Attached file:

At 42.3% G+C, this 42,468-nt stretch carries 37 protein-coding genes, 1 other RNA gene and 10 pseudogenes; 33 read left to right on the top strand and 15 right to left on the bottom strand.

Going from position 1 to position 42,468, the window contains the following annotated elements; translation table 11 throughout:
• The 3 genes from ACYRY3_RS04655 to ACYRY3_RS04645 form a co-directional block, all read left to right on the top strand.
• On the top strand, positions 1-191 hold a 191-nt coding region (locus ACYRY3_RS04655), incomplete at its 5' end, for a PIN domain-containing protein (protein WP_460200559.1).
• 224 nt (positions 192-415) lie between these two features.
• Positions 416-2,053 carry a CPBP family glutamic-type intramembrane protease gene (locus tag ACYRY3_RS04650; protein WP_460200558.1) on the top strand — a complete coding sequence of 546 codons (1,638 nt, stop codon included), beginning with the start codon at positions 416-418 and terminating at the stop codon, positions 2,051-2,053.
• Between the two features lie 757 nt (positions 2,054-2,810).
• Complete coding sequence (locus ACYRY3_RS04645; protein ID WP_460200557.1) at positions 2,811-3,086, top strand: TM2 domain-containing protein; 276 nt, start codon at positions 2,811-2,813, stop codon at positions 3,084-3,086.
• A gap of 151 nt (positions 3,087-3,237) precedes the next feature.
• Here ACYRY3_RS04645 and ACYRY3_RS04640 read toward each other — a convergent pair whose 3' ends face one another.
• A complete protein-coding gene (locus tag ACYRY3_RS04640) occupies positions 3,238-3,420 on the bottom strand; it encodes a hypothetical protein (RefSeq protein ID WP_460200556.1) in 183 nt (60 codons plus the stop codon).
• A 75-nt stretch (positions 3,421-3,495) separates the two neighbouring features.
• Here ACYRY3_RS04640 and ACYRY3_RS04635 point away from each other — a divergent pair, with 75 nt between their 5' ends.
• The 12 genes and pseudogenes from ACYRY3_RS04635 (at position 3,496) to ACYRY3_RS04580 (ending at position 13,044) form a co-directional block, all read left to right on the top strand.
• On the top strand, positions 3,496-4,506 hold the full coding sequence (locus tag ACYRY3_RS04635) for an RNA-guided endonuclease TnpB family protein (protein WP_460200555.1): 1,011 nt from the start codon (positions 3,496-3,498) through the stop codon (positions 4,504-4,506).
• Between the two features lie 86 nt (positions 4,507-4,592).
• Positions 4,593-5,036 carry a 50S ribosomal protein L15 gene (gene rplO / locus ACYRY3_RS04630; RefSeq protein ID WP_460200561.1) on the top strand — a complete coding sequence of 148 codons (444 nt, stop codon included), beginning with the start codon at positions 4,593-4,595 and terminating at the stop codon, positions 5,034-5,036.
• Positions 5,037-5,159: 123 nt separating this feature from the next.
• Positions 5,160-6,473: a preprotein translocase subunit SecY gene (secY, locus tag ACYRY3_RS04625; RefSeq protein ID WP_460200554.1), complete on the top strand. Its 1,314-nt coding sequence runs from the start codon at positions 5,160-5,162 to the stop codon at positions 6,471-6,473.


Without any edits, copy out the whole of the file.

At 42.3% G+C, this 42,468-nt stretch carries 37 protein-coding genes, 1 other RNA gene and 10 pseudogenes; 33 read left to right on the top strand and 15 right to left on the bottom strand.

Going from position 1 to position 42,468, the window contains the following annotated elements; translation table 11 throughout:
• The 3 genes from ACYRY3_RS04655 to ACYRY3_RS04645 form a co-directional block, all read left to right on the top strand.
• On the top strand, positions 1-191 hold a 191-nt coding region (locus ACYRY3_RS04655), incomplete at its 5' end, for a PIN domain-containing protein (protein WP_460200559.1).
• 224 nt (positions 192-415) lie between these two features.
• Positions 416-2,053 carry a CPBP family glutamic-type intramembrane protease gene (locus tag ACYRY3_RS04650; protein WP_460200558.1) on the top strand — a complete coding sequence of 546 codons (1,638 nt, stop codon included), beginning with the start codon at positions 416-418 and terminating at the stop codon, positions 2,051-2,053.
• Between the two features lie 757 nt (positions 2,054-2,810).
• Complete coding sequence (locus ACYRY3_RS04645; protein ID WP_460200557.1) at positions 2,811-3,086, top strand: TM2 domain-containing protein; 276 nt, start codon at positions 2,811-2,813, stop codon at positions 3,084-3,086.
• A gap of 151 nt (positions 3,087-3,237) precedes the next feature.
• Here ACYRY3_RS04645 and ACYRY3_RS04640 read toward each other — a convergent pair whose 3' ends face one another.
• A complete protein-coding gene (locus tag ACYRY3_RS04640) occupies positions 3,238-3,420 on the bottom strand; it encodes a hypothetical protein (RefSeq protein ID WP_460200556.1) in 183 nt (60 codons plus the stop codon).
• A 75-nt stretch (positions 3,421-3,495) separates the two neighbouring features.
• Here ACYRY3_RS04640 and ACYRY3_RS04635 point away from each other — a divergent pair, with 75 nt between their 5' ends.
• The 12 genes and pseudogenes from ACYRY3_RS04635 (at position 3,496) to ACYRY3_RS04580 (ending at position 13,044) form a co-directional block, all read left to right on the top strand.
• On the top strand, positions 3,496-4,506 hold the full coding sequence (locus tag ACYRY3_RS04635) for an RNA-guided endonuclease TnpB family protein (protein WP_460200555.1): 1,011 nt from the start codon (positions 3,496-3,498) through the stop codon (positions 4,504-4,506).
• Between the two features lie 86 nt (positions 4,507-4,592).
• Positions 4,593-5,036 carry a 50S ribosomal protein L15 gene (gene rplO / locus ACYRY3_RS04630; RefSeq protein ID WP_460200561.1) on the top strand — a complete coding sequence of 148 codons (444 nt, stop codon included), beginning with the start codon at positions 4,593-4,595 and terminating at the stop codon, positions 5,034-5,036.
• Positions 5,037-5,159: 123 nt separating this feature from the next.
• Positions 5,160-6,473: a preprotein translocase subunit SecY gene (secY, locus tag ACYRY3_RS04625; RefSeq protein ID WP_460200554.1), complete on the top strand. Its 1,314-nt coding sequence runs from the start codon at positions 5,160-5,162 to the stop codon at positions 6,471-6,473.